Wednesday, March 19, 2008

Iraq and Roll Politics

Before I had a blog, I used to torment personal friends only with my rants. Most of them are, thankfully, lost to history. In cleaning off my hard drive in preparation of getting a new computer, I found this one, originally written March 15, 2003, just a few days before shock and awe.

Okay, so the email petition against the war was a fake. Big deal. The point is still well taken.

The Bush Administration has not made the case for doing whatever the hell it wants to do. Colin Powell’s evidence was not a smoking gun, it wasn’t even a sputtering candle. The follow-up evidence of the medical attention provided to what’s-his-name isn’t worth talking about, either. Seems Iraq got rid of him as quickly as practically possible.

Sure, Saddam Hussein is the worst thing to happen to the world since reality television. The Bushies’ argument for his removal, once you wade through the raisons du jour, seems to be that Iraq is a rogue state who can’t be trusted to live respectably in the community of nations.

They’re right. He can’t. Unfortunately, Bush has squandered so much hard earned American prestige that we may be destined to be the losers here, whether Saddam survives or not.

This Administration has pulled us out of the Kyoto Greenhouse Accords. We refuse to accept the jurisdiction of the International Criminal Court in the Hague, lest any American’s be tried as war criminals. (I wonder what the reaction would be from Don Rumsfeld is another country had done that.) We have made mention more than once that we are willing to use nuclear weapons in Iraq.

A few weeks ago Rumsfeld went to Congress to ask that the Missile Defense System, better and more appropriately known as “Star Wars,” be excluded from operational testing before being deployed. He says we need it right now. The fact that there hasn’t been a single successful test doesn’t enter into the equation.

John Ashcroft makes daily forays into new and creative interpretations of the Constitution. The Orwellian-named Patriot Act essentially makes possession of a library card probable cause for a warrant. There is now a database to determine your “threat level” as an airline passenger. A red listing will deny you access to your plane, whether it’s accurate or not. Even the current poodle Congress finally has its hackles up at the proposed Defense Department database to track and cross-reference every financial transaction we make.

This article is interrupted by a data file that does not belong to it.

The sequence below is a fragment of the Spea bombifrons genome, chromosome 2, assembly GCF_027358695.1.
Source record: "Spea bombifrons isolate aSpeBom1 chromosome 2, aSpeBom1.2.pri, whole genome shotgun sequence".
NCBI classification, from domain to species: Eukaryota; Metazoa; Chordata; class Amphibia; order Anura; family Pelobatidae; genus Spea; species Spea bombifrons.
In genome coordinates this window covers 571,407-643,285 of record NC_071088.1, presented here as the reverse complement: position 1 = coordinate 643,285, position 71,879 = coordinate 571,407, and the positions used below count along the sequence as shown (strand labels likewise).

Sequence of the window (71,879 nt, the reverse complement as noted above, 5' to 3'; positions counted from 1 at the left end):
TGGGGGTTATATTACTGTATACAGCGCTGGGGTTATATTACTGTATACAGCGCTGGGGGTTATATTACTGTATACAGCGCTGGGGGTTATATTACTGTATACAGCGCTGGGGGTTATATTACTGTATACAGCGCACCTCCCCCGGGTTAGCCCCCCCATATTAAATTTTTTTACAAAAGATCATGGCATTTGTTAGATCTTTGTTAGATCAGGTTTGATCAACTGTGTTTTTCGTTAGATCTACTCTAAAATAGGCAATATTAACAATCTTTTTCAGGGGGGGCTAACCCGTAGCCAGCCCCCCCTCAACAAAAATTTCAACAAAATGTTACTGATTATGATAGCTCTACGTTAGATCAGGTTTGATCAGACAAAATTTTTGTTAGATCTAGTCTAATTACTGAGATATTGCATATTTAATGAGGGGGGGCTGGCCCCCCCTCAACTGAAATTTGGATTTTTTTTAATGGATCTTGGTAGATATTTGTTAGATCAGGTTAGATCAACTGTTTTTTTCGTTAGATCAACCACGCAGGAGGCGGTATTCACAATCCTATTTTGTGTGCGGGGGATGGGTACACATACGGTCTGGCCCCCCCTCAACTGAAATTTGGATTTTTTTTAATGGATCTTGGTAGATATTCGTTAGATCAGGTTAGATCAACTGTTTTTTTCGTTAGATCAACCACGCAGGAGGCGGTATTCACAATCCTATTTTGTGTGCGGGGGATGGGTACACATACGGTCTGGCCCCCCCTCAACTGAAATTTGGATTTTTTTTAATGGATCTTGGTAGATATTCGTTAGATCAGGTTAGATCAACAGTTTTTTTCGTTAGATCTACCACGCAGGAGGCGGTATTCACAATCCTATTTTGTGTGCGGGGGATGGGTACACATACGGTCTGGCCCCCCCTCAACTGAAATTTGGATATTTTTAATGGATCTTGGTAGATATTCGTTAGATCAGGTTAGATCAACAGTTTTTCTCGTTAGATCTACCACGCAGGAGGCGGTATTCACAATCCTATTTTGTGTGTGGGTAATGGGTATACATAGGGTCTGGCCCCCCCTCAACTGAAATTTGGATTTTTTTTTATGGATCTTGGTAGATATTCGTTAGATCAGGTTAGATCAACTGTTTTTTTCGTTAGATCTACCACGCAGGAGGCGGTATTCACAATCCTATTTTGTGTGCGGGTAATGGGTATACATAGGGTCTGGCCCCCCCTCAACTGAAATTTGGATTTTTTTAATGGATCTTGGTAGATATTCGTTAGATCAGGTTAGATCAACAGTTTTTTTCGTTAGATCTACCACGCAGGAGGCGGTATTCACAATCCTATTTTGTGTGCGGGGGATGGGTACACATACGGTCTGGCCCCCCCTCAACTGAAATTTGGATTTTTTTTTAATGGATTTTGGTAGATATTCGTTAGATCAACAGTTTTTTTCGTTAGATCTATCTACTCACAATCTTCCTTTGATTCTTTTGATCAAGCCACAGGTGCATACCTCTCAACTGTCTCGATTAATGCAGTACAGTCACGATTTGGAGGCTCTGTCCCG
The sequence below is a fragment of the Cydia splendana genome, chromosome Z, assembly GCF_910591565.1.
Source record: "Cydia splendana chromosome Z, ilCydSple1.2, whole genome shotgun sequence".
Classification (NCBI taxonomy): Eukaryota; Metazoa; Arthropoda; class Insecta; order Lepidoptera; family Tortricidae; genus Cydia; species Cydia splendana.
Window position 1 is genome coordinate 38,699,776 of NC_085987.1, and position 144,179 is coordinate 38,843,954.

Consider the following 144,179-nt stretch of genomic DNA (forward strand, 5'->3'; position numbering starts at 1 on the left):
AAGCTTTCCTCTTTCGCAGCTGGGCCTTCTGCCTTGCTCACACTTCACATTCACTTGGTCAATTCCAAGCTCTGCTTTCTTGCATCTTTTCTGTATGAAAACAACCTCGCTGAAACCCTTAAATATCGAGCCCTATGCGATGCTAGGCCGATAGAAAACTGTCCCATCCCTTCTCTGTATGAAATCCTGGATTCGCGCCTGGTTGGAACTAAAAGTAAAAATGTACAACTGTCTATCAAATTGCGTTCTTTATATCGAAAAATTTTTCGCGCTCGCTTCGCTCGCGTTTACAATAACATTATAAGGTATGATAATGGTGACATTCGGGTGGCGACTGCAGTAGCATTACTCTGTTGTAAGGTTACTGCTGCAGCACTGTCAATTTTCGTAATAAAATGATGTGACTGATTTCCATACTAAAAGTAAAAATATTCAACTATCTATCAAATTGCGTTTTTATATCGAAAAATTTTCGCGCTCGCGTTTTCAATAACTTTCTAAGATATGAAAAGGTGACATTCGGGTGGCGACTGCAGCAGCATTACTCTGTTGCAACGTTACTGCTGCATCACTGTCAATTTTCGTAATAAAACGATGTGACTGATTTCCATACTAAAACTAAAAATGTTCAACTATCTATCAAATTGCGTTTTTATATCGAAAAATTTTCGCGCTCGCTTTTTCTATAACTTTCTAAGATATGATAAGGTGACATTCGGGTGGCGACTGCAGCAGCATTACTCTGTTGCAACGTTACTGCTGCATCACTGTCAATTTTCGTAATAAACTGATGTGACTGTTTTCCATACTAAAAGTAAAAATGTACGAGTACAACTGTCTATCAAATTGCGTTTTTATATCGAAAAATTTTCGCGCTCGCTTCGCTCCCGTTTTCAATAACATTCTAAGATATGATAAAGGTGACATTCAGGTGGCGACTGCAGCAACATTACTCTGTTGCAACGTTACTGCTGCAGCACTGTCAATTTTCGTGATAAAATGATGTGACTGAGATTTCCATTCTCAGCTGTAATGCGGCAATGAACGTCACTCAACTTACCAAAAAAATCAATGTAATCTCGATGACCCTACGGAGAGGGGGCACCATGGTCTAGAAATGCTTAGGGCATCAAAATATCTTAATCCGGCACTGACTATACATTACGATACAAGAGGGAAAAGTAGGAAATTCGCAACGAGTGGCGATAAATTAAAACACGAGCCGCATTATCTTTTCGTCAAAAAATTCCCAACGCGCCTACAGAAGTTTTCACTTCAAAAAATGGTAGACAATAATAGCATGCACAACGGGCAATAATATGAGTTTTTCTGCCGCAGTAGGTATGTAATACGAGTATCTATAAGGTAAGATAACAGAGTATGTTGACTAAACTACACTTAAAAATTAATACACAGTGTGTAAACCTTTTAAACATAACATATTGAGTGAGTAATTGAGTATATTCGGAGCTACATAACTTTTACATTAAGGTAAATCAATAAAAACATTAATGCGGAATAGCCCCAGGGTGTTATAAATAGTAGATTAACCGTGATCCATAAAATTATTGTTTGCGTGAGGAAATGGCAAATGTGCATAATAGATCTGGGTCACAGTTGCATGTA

Are these the acts of an administration reacting to an overwhelming electoral mandate? Hardly. Let’s think back a couple of years. The votes finally got counted and Bush won, but more people voted for Gore. The fairness of the victory is not in dispute here, just the size of the mandate.

We said we didn’t need the UN, which we probably don’t, then went in for a resolution, anyway. We said we didn’t need another resolution, but we’re still fooling around getting one, unless it’s one of those days where we don’t think we have the votes. All compromises not suggested by us are deemed to be non-starters.

The rhetoric coming from our side has been so harsh as to alienate many of our regular supporters. (Screw the French, no one cares what they think. They have been irrelevant for many years and are just now figuring it out.) We have no place left to negotiate to. Over 150,000 troops can’t be kept in the field indefinitely. They either have to come home or get to work soon, and there’s no way they can come home now without Bush getting more egg on his face than Bill Clinton when they found Monica’s dress.

What has us in this situation? Reduced to its simplest form, it’s because George W. Bush thinks he is God’s instrument on Earth. His fundamentalist Christian beliefs have given him the moral certainty that he is right and anyone who opposes him is wrong. That explains much of what passes for diplomatic communication coming from Washington these days: You’re either for us, or against us. Anyone who disagrees must be wrong, and is therefore either the enemy, or sleeping with him.

I’m no bible scholar, but I don’t remember hearing a lot of that kind of attitude attributed to the man from whom Christianity has taken its name. It sounds a whole lot more like what we would hear from our current sworn enemies, where everything is in absolutes and annihilation of the infidels is the only recourse.

The Bush Administration has told us that the removal of Saddam Hussein will take care of everything from terrorism to Mid East peace to the common cold. Running amuck like a longshoreman on a three-day drunk will remove Saddam, but it is more likely to create more terrorists of those currently on the fence than it is to lessen the danger.

Then again, no matter what is said, lessening the danger isn’t the primary objective here anymore. All that’s matters now is that Bush is Right. And he is. God is on our side.

I hope God remembers that when we’re through there.

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